As such, Snelling's next argument is that customer lists are trade secrets in the employment agency context under Business and Professions Code section 16607. While this would appear to be true on its face, Business and Professions Code section 9902 specifically exempts temporary personnel agencies such as the TPS franchises in question here from its definition *1044 of employment agencies.[13] Furthermore, the literal terms of section 16607 apply to employer/employee relationships, not to franchise agreements such as those at issue here.[14] For these two reasons, then, section 16607 cannot be interpreted to define explicitly the customer lists in this case as trade secrets.

Absent conclusive contractual or statutory support, Snelling must rely on the body of California law which defines trade secrets to make the showing necessary to survive plaintiffs' motion for summary judgment. Effective January 1, 1985, California adopted the UTSA, Cal.Civ. Code § 3426, et seq., which was intended by the legislature to codify the results of the "better-reasoned cases" concerning the definition of trade secrets and their misappropriation. American Paper & Packaging, 183 Cal. App. 3d at 1324, 228 Cal. Rptr. 713. The USTA has, for the most part, superseded prior California common law on trade secret issues. Id. Snelling's contention that its customer lists, temporary employee lists and business forms and procedures are trade secrets must therefore be tested under the standards set forth by the UTSA.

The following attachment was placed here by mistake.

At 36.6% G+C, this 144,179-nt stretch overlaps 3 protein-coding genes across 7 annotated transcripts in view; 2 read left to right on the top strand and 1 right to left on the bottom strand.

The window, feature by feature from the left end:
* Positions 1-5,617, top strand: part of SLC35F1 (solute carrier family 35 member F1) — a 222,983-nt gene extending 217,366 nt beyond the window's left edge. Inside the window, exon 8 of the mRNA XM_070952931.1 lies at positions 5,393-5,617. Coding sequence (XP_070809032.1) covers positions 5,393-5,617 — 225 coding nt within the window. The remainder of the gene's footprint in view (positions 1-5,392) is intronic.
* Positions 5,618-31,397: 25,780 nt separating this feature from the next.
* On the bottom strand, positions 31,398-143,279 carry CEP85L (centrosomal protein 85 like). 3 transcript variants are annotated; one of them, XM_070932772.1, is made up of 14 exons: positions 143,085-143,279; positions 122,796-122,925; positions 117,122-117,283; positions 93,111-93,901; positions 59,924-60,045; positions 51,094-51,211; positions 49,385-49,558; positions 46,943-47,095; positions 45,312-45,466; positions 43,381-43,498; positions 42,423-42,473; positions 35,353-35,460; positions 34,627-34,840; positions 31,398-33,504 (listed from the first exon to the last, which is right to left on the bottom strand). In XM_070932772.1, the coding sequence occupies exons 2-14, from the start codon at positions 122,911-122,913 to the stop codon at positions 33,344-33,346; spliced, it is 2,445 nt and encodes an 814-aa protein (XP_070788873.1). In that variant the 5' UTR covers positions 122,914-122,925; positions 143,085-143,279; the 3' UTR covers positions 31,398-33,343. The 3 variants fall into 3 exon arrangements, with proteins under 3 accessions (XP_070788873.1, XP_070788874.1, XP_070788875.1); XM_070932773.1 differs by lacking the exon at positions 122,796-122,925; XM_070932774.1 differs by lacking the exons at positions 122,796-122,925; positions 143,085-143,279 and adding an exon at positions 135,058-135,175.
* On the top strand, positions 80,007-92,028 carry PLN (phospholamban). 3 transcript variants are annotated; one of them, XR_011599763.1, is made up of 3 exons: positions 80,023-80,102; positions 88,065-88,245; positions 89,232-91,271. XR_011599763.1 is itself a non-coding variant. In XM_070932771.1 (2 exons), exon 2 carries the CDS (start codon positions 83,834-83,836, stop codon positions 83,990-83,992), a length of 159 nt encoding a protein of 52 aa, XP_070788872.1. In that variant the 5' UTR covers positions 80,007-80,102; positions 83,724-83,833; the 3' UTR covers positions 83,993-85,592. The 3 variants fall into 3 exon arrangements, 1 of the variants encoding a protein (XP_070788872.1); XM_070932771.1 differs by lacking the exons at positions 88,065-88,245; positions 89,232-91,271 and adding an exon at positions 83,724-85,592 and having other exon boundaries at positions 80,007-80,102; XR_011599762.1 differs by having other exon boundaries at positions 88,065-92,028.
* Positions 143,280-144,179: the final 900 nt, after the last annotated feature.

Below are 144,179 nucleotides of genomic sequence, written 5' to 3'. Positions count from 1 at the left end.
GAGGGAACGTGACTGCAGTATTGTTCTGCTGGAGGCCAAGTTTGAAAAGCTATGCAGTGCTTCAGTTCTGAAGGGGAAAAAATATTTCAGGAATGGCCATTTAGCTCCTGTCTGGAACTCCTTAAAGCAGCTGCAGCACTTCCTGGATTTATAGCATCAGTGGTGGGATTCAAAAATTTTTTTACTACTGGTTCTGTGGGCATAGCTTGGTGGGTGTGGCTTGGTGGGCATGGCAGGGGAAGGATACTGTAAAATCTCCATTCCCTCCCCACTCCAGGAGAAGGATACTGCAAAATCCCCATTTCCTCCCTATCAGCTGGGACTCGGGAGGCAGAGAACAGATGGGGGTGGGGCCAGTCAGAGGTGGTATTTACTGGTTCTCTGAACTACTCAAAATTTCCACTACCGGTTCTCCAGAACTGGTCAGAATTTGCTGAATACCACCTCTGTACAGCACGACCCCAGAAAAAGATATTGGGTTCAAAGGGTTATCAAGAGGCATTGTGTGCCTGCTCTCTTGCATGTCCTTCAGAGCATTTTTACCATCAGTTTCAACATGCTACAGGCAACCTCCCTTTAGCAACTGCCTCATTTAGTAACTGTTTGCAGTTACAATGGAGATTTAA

Section 3426.1(d) of the UTSA defines a trade secret as information which:

 
(1) [d]erives independent economic value, actual or potential, from not being generally known to the public or to other persons who can obtain economic value from its disclosure or use; and (2) [i]s the subject of efforts that are reasonable under the circumstances to maintain its secrecy.